by The University of Alberta (Edmonton – Canada) (2006)
One of the questions which frequently arises before taking a sabbatical is how to go about finding a place to spend the year. The answer, of course, depends to some extent on what you intend to do and the kind of equipment you need. It has been our experience, however, that most universities and research centres welcome visiting scholars if they are not being asked to provide financial support. Office space, library privileges, and other conveniences are usually available. We suggest that you call the department or research centre you are interested in and obtain the relevant information regarding the most appropriate person to write to from the director’s or department head’s secretary. They can often provide additional information concerning titles, postal codes, etc. Your follow-up letter should contain some reference to the work that is currently being conducted at the department or research centre to indicate your awareness of their current interests. In the same context, it is advantageous to have a fairly well formulated plan of work in mind when you send the initial letter. It avoids subsequent hassles and possible disappointments when you are formally in place at the new setting. We suggest that you ask for a title such as “Visiting Associate Professor,” “Visiting Professor,” or “Visiting Scholar,” so that you can include the appointment in your Vitae. Most universities have appropriate titles that enable you to take full advantage of their facilities and extracurricular activities. It also helps in obtaining a parking permit.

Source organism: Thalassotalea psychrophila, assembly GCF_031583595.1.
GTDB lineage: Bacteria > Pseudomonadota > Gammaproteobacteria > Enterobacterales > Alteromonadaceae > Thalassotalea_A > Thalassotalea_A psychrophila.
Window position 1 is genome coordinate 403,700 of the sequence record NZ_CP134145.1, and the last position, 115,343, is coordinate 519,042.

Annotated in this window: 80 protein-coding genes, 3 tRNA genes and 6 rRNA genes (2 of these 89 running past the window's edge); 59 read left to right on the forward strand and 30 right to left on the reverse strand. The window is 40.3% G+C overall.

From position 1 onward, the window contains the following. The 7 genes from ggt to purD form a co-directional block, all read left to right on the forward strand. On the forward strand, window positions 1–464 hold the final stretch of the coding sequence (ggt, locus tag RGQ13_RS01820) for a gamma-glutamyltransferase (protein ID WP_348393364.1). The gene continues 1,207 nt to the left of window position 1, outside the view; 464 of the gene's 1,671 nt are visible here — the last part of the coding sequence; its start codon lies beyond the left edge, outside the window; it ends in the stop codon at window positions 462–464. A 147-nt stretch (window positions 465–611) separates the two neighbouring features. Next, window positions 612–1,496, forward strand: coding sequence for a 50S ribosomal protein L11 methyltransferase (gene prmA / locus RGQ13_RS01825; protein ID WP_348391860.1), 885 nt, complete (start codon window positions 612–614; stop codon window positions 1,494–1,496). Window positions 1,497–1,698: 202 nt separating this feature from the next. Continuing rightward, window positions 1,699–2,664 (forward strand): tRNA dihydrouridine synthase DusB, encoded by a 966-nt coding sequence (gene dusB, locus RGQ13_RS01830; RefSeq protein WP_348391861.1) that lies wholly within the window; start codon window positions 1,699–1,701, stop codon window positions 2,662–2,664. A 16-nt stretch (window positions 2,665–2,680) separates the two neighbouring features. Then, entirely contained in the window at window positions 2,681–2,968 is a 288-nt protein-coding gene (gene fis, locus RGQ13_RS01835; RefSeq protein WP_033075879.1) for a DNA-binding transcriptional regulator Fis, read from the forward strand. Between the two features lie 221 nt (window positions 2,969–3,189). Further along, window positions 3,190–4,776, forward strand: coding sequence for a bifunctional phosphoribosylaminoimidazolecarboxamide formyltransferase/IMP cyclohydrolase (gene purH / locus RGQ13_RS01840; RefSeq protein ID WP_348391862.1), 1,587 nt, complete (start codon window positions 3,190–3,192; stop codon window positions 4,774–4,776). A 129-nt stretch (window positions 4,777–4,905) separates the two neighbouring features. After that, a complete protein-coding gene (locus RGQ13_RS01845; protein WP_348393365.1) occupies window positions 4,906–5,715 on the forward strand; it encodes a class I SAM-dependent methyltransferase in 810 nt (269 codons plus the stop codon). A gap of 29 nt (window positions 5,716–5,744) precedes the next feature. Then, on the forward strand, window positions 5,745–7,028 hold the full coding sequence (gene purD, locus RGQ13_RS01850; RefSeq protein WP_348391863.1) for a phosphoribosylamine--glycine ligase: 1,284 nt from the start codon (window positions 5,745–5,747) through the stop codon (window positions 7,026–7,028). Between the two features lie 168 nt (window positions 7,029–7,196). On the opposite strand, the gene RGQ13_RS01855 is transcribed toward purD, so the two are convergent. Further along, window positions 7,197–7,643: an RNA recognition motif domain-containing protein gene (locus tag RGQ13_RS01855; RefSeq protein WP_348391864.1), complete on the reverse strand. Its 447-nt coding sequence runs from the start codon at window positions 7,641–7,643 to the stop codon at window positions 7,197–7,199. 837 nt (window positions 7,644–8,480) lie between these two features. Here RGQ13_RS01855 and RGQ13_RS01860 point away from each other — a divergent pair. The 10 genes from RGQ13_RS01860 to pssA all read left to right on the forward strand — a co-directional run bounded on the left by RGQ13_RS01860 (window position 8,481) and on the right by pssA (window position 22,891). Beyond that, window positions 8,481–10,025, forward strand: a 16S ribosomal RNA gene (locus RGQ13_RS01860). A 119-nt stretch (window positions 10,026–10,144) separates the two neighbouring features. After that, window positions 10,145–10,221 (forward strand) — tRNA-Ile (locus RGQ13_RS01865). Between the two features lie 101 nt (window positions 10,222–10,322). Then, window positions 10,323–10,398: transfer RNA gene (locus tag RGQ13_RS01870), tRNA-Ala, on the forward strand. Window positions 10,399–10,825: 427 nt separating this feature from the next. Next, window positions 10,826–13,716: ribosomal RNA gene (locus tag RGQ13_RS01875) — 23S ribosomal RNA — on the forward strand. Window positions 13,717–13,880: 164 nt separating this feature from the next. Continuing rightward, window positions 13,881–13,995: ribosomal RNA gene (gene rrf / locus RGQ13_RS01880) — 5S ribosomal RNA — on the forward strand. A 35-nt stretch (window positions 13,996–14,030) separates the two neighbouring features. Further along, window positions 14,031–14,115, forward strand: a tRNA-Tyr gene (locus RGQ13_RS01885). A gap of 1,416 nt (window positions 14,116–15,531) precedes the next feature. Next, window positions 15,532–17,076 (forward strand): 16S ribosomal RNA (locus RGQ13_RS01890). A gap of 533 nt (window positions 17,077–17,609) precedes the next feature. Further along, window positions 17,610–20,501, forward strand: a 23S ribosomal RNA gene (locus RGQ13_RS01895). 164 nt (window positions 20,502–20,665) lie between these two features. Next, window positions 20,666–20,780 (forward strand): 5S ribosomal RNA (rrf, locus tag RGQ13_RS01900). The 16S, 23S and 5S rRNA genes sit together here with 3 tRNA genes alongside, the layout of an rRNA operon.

A touch of reality was supplied by one of our colleagues who spent his leave in Europe. He pointed out that visiting faculty often do not get the attention that they thought they would receive. Others have noted that hosts tend to forget about you after you get there. It certainly pays to keep some options open to you so that your year is not dependent on a particular individual’s accessibility. Our colleague also felt it was risky to expect to work closely with one individual at one university unless you really know that person and he or she will also benefit greatly from you. A program that has attracted a number of postdoctoral fellows may have several advantages in this respect if you are willing to assume a similar role.